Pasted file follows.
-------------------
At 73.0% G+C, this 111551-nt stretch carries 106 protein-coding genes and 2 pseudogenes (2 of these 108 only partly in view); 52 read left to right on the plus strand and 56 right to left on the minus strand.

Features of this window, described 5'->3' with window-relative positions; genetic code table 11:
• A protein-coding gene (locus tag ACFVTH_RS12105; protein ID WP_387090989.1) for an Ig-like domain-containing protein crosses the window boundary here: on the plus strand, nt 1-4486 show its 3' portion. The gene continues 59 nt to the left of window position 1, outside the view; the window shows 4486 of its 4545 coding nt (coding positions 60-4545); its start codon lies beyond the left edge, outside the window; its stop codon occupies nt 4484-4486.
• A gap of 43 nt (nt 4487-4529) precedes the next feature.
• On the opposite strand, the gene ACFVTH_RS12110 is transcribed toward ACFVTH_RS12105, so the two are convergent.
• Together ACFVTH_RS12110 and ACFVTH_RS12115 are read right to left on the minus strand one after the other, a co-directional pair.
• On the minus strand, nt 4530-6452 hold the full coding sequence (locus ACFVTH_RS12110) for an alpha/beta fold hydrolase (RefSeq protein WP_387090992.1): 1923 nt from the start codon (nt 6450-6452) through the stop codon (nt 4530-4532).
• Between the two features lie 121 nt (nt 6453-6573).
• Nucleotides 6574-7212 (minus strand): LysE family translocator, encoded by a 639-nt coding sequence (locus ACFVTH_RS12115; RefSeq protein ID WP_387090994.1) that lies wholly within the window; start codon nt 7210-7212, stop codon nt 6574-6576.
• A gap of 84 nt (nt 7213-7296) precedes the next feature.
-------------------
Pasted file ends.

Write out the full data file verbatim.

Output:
At 73.0% G+C, this 111551-nt stretch carries 106 protein-coding genes and 2 pseudogenes (2 of these 108 only partly in view); 52 read left to right on the plus strand and 56 right to left on the minus strand.

Features of this window, described 5'->3' with window-relative positions; genetic code table 11:
• A protein-coding gene (locus tag ACFVTH_RS12105; protein ID WP_387090989.1) for an Ig-like domain-containing protein crosses the window boundary here: on the plus strand, nt 1-4486 show its 3' portion. The gene continues 59 nt to the left of window position 1, outside the view; the window shows 4486 of its 4545 coding nt (coding positions 60-4545); its start codon lies beyond the left edge, outside the window; its stop codon occupies nt 4484-4486.
• A gap of 43 nt (nt 4487-4529) precedes the next feature.
• On the opposite strand, the gene ACFVTH_RS12110 is transcribed toward ACFVTH_RS12105, so the two are convergent.
• Together ACFVTH_RS12110 and ACFVTH_RS12115 are read right to left on the minus strand one after the other, a co-directional pair.
• On the minus strand, nt 4530-6452 hold the full coding sequence (locus ACFVTH_RS12110) for an alpha/beta fold hydrolase (RefSeq protein WP_387090992.1): 1923 nt from the start codon (nt 6450-6452) through the stop codon (nt 4530-4532).
• Between the two features lie 121 nt (nt 6453-6573).
• Nucleotides 6574-7212 (minus strand): LysE family translocator, encoded by a 639-nt coding sequence (locus ACFVTH_RS12115; RefSeq protein ID WP_387090994.1) that lies wholly within the window; start codon nt 7210-7212, stop codon nt 6574-6576.
• A gap of 84 nt (nt 7213-7296) precedes the next feature.